Our infrastructure operations activities also grew this year. We continued to operate active and passive measurement infrastructure with visibility into global Internet behavior, and associated software tools that facilitate network research and security vulnerability analysis. In addition to BGPstream, we expanded our infrastructure activities to include a client-server system for allowing measurement of compliance with BCP38 (ingress filtering best practices) across government, research, and commercial networks, and analysis of resulting data in support of compliance efforts. Our 2014 efforts to expand our data sharing efforts by making older topology and some traffic data sets public have dramatically increased use of our data, reflected in our data sharing statistics. In addition, we were happy to help launch DHS’ new IMPACT data sharing initiative toward the end of the year.

Finally, as always, we engaged in a variety of tool development, and outreach activities, including maintaining web sites, publishing 27 peer-reviewed papers, 3 technical reports, 3 workshop reports, 33 presentations, 14 blog entries, and hosting 5 workshops. This report summarizes the status of our activities; details about our research are available in papers, presentations, and interactive resources on our web sites. We also provide listings and links to software tools and data sets shared, and statistics reflecting their usage. sources. Finally, we offer a “CAIDA in numbers” section: statistics on our performance, financial reporting, and supporting resources, including visiting scholars and students, and all funding sources.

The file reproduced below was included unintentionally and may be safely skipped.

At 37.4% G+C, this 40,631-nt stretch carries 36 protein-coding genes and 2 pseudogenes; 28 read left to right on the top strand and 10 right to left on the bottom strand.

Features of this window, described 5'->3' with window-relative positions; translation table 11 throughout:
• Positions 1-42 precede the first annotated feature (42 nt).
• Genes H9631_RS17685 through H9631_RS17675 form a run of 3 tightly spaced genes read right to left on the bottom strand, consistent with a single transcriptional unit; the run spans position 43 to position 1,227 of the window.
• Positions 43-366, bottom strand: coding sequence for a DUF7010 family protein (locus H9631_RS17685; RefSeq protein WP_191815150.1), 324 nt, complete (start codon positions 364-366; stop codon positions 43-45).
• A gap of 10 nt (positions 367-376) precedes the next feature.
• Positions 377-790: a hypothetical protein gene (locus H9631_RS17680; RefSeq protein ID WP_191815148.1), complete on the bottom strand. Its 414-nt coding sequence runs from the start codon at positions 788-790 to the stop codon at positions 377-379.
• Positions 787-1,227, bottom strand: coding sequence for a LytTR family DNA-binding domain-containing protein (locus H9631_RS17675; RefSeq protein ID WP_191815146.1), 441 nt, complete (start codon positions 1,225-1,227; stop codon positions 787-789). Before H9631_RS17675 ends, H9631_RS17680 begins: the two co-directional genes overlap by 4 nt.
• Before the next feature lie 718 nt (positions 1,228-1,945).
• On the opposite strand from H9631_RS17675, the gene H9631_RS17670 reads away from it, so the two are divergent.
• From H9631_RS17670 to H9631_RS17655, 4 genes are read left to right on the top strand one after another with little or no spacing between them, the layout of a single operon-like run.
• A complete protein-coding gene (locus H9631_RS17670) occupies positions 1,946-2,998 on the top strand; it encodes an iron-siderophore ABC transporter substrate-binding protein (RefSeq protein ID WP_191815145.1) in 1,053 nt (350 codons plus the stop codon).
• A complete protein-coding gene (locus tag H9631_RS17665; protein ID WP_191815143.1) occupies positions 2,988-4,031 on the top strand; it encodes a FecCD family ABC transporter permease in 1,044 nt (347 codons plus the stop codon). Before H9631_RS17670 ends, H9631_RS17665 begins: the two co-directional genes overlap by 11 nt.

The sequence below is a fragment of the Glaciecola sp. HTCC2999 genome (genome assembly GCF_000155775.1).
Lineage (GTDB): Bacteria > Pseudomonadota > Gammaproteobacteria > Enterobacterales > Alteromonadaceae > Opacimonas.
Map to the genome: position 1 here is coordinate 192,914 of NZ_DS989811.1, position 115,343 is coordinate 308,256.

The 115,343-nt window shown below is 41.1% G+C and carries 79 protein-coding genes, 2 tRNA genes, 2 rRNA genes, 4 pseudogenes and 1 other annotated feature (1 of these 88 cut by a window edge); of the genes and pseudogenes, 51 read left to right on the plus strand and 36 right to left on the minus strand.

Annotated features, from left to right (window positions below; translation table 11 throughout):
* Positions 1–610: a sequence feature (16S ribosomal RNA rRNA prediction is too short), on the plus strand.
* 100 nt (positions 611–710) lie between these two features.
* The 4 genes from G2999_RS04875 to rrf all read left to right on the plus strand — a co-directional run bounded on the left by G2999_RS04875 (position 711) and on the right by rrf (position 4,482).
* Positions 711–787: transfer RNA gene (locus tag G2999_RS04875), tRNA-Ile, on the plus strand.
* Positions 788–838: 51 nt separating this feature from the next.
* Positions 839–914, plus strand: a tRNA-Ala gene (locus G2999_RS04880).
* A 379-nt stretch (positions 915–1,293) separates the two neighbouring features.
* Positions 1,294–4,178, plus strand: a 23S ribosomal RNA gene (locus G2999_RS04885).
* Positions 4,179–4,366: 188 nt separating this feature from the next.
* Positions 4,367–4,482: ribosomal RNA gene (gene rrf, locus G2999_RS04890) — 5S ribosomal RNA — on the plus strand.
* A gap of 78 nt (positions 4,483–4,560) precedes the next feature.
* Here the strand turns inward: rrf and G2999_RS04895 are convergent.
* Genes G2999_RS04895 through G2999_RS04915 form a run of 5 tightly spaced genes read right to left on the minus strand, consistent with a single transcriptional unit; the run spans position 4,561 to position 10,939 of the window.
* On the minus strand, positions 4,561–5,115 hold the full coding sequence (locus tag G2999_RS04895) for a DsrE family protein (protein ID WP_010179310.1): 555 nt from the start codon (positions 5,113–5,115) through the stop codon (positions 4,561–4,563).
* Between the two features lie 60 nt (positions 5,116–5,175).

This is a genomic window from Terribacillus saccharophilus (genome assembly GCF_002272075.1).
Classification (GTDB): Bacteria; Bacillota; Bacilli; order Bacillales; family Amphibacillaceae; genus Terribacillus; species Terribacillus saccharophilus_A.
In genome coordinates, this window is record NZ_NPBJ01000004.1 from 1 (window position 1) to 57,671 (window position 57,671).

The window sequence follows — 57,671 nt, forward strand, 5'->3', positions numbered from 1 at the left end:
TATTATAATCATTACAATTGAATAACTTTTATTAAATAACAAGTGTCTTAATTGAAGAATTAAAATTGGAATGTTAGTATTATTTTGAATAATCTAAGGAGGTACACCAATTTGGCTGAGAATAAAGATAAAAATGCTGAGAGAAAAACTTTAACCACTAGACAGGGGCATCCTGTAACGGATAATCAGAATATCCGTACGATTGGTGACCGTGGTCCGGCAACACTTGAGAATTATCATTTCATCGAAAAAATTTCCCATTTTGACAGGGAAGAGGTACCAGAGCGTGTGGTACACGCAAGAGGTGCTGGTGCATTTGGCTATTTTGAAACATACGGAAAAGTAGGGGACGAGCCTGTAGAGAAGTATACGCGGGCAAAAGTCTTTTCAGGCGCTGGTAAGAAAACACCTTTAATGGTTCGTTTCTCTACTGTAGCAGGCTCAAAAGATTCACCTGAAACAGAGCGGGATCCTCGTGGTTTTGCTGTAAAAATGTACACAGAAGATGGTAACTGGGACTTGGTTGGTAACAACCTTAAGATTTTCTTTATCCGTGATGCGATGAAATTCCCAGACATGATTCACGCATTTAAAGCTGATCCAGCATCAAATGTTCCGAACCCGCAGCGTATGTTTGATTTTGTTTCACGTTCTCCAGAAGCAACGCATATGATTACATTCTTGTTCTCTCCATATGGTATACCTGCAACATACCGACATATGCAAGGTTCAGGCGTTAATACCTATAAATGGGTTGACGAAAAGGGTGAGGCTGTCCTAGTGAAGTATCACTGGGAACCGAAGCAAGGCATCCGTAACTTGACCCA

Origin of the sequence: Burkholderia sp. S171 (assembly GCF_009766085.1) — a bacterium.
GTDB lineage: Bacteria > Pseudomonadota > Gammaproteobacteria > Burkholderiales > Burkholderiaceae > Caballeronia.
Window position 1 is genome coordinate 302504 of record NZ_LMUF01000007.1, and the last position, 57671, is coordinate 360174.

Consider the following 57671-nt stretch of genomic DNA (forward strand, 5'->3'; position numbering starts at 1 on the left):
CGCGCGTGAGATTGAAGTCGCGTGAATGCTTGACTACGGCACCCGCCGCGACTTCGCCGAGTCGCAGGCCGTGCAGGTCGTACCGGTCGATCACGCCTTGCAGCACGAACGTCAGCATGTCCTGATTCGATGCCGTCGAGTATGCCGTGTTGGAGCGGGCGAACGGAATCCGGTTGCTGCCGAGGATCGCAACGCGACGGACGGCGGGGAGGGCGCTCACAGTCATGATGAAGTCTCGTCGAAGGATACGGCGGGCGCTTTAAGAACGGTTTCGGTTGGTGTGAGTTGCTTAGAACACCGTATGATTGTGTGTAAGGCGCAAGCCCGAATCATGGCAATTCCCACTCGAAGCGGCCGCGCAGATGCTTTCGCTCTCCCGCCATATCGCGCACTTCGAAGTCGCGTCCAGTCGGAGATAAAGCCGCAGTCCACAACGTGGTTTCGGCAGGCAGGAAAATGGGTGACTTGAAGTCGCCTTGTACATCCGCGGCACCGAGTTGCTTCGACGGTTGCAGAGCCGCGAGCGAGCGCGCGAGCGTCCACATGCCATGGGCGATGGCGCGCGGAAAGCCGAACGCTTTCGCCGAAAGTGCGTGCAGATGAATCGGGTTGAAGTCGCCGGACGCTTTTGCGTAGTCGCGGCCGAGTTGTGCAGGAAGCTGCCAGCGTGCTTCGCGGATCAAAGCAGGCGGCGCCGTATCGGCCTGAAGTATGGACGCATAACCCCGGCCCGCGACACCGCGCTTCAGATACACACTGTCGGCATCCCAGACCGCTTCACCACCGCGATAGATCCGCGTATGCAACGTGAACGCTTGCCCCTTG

For the full 2015 annual report, see http://www.caida.org/home/about/annualreports/2015/

1st CAIDA BGP Hackathon brings students and community experts together

Thursday, February 18th, 2016 by Josh Polterock